Here are some of the biggest reveals from a fitness-tracker data map that may have compromised top-secret US military bases around the world

Screenshot/Twitter via @AlecMuffett

A fitness app called Strava updated the 2017 exercise routes of more than one billion people over the weekend.

In the process, Strava may have inadvertently revealed the locations and activities of US troops in secret bases around the world.

The Strava app takes data from fitbits and smartphones, uploading the information to a “heatmap” for users to track their workouts and share with friends.

People from all around the world use the app, and could prove problematic for a number of foreign militaries. But since the app is used mostly by young westerners, the US military has the most to lose, given its large global footprint.

Here are 10 of the most revealing images from the heatmap:

These look like US outposts outside of Mosul, Iraq.


Via Tobias Schneider

Here’s Camp Lemonnier, a US military base in Djibouti, along with a CIA site nearby.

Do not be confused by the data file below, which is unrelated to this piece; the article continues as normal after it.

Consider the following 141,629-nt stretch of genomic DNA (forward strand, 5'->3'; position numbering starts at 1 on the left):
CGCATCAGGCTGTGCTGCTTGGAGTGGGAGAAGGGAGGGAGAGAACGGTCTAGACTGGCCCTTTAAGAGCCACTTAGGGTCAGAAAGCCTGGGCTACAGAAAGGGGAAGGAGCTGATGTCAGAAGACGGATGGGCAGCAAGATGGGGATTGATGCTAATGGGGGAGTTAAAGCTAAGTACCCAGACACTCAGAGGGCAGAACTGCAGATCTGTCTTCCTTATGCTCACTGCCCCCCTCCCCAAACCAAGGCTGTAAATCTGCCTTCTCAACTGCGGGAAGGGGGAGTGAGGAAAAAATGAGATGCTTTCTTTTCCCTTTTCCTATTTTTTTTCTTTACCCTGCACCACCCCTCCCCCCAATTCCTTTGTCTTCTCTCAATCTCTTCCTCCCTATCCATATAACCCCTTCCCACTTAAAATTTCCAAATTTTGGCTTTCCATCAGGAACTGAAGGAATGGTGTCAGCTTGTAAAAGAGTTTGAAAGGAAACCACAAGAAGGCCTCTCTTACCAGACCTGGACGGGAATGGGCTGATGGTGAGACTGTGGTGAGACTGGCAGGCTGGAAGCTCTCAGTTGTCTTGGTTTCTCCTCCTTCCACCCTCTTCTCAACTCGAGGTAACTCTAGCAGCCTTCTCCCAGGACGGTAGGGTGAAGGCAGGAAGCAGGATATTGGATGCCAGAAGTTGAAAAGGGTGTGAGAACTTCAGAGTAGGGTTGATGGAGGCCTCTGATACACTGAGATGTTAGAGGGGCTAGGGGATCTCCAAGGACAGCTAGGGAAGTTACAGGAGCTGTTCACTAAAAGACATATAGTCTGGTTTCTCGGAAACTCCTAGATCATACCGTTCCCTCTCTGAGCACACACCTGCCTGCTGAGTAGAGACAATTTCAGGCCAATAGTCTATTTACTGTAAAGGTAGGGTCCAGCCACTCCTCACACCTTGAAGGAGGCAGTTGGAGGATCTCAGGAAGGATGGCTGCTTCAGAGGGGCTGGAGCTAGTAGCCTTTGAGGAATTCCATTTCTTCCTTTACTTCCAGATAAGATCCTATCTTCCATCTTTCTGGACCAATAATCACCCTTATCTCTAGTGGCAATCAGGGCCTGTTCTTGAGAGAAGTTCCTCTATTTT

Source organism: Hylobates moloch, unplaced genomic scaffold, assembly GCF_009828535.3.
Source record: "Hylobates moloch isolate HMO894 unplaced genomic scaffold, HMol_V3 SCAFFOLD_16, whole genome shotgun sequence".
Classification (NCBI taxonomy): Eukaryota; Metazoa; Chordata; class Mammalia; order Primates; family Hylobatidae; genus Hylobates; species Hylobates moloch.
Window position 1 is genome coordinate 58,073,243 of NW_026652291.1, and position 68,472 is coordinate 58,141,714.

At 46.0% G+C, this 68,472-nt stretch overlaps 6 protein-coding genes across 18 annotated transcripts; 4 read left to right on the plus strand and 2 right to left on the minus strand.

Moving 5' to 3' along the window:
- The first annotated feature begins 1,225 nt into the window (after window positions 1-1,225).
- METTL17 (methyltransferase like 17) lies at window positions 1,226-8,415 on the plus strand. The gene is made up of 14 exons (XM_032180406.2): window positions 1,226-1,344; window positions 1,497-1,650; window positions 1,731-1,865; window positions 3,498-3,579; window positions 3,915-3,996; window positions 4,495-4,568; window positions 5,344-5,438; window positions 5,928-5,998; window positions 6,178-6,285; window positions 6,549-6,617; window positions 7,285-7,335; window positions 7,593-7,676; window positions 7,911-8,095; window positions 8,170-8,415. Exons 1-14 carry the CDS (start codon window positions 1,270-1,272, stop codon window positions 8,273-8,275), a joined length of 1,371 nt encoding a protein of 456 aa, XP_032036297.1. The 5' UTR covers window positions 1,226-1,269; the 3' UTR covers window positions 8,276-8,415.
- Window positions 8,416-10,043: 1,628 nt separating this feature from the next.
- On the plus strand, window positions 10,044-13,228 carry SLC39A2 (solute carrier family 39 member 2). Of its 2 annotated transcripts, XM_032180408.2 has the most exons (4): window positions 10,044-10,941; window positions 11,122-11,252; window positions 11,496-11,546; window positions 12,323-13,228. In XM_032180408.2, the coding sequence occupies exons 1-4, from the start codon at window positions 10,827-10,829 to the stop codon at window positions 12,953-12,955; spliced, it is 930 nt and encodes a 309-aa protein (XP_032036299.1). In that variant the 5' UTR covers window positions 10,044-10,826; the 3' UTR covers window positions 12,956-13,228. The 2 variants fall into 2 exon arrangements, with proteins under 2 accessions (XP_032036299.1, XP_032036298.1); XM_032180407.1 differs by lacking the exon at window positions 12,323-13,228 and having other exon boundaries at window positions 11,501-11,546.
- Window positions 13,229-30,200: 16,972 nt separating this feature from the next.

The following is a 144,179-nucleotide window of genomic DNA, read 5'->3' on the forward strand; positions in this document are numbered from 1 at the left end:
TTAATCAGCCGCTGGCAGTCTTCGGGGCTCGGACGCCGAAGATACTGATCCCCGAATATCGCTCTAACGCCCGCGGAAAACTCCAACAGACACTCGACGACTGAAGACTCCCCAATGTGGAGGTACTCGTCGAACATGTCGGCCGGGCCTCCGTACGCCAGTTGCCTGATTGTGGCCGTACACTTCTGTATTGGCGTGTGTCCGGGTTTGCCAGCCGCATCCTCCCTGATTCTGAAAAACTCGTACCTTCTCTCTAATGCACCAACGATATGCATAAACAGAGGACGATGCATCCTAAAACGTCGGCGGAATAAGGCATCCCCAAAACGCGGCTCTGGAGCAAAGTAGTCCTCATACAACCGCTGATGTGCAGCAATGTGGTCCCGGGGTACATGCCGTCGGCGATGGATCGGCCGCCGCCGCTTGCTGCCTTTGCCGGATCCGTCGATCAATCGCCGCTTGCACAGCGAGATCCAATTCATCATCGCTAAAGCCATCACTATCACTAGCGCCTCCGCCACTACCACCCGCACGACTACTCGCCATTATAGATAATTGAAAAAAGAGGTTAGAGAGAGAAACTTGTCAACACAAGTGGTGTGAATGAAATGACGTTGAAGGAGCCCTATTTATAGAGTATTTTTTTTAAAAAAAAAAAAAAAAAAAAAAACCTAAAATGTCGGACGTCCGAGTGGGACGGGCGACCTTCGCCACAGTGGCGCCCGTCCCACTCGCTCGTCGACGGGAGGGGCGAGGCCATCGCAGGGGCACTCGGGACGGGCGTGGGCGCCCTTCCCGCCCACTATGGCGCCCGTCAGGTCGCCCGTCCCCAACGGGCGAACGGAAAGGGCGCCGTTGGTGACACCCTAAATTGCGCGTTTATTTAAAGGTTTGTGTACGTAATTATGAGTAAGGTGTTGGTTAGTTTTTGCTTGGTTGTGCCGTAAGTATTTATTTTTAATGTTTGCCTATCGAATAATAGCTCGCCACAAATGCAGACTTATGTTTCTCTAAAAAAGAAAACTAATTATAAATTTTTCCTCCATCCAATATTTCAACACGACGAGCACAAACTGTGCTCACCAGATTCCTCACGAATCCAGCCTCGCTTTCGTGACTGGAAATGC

Screenshot/Twitter via @AlecMuffett

Via Alec Muffett‏

There’s noticeable activity around a reported CIA annex at the Mogadishu airport in Somalia.

Screenshot/Twitter via @arawnsley

Via Daily Beast reporter Adam Rawnsley

Check out this activity around a US military outpost called Al-Tanf in Syria.

Screenshot/Strava via tobiasschneider

Via Tobias Schneider

Unclear activity in Yemen’s Al Jawf governorate, where the US supports the Saudi-led coalition fighting the Iranian-backed Houthis, and is also conducting airstrikes against Al-Qaeda.

Screenshot/Twitter via @JakeGodin

Via Newsy reporter Jake Godin

There’s no activity, however, in the Pentagon.

It’s not just the US that’s been affected. Here’s Russia’s Humaymim Air Force base in Latakia Governorate, Syria.


A French military base in Niger.

Screenshot/Strava via Twitter

Via Tobias Schneider

You can clearly see Turkish patrols in Manbij, Syria, which are waging a new campaign against the US-backed SDF.

Screenshot/Twitter via @nrg8000

Via Nathan Ruser

Faint data on Woody Island in the South China Sea likely shows Chinese forces on the disputed island.

Screenshot/Twitter via @arawnsley

Via Daily Beast reporter Adam Rawnsley

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